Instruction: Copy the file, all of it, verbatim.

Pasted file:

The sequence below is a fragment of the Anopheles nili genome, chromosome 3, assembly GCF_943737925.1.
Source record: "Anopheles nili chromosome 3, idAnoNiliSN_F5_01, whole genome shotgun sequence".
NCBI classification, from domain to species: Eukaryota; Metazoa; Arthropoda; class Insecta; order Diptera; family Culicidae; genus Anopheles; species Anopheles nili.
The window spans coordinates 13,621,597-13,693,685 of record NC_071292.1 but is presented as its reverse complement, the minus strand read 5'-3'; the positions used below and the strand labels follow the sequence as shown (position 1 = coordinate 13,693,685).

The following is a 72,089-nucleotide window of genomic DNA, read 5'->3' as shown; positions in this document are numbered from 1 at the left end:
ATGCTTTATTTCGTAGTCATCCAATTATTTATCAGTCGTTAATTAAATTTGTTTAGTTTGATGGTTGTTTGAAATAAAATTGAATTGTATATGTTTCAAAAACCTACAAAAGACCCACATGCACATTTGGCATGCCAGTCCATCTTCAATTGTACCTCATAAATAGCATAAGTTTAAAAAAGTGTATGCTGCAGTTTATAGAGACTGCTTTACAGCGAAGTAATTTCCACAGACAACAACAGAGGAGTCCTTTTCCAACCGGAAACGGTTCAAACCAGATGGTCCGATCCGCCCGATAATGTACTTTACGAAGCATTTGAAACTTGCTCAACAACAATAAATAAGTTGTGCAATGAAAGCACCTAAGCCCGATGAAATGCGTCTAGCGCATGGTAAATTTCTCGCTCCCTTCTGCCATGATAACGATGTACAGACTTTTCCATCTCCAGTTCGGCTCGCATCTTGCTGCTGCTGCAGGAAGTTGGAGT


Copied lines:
The sequence below is a fragment of the Anopheles nili genome, chromosome 3, assembly GCF_943737925.1.
Source record: "Anopheles nili chromosome 3, idAnoNiliSN_F5_01, whole genome shotgun sequence".
NCBI classification, from domain to species: Eukaryota; Metazoa; Arthropoda; class Insecta; order Diptera; family Culicidae; genus Anopheles; species Anopheles nili.
The window spans coordinates 13,621,597-13,693,685 of record NC_071292.1 but is presented as its reverse complement, the minus strand read 5'-3'; the positions used below and the strand labels follow the sequence as shown (position 1 = coordinate 13,693,685).

The following is a 72,089-nucleotide window of genomic DNA, read 5'->3' as shown; positions in this document are numbered from 1 at the left end:
ATGCTTTATTTCGTAGTCATCCAATTATTTATCAGTCGTTAATTAAATTTGTTTAGTTTGATGGTTGTTTGAAATAAAATTGAATTGTATATGTTTCAAAAACCTACAAAAGACCCACATGCACATTTGGCATGCCAGTCCATCTTCAATTGTACCTCATAAATAGCATAAGTTTAAAAAAGTGTATGCTGCAGTTTATAGAGACTGCTTTACAGCGAAGTAATTTCCACAGACAACAACAGAGGAGTCCTTTTCCAACCGGAAACGGTTCAAACCAGATGGTCCGATCCGCCCGATAATGTACTTTACGAAGCATTTGAAACTTGCTCAACAACAATAAATAAGTTGTGCAATGAAAGCACCTAAGCCCGATGAAATGCGTCTAGCGCATGGTAAATTTCTCGCTCCCTTCTGCCATGATAACGATGTACAGACTTTTCCATCTCCAGTTCGGCTCGCATCTTGCTGCTGCTGCAGGAAGTTGGAGT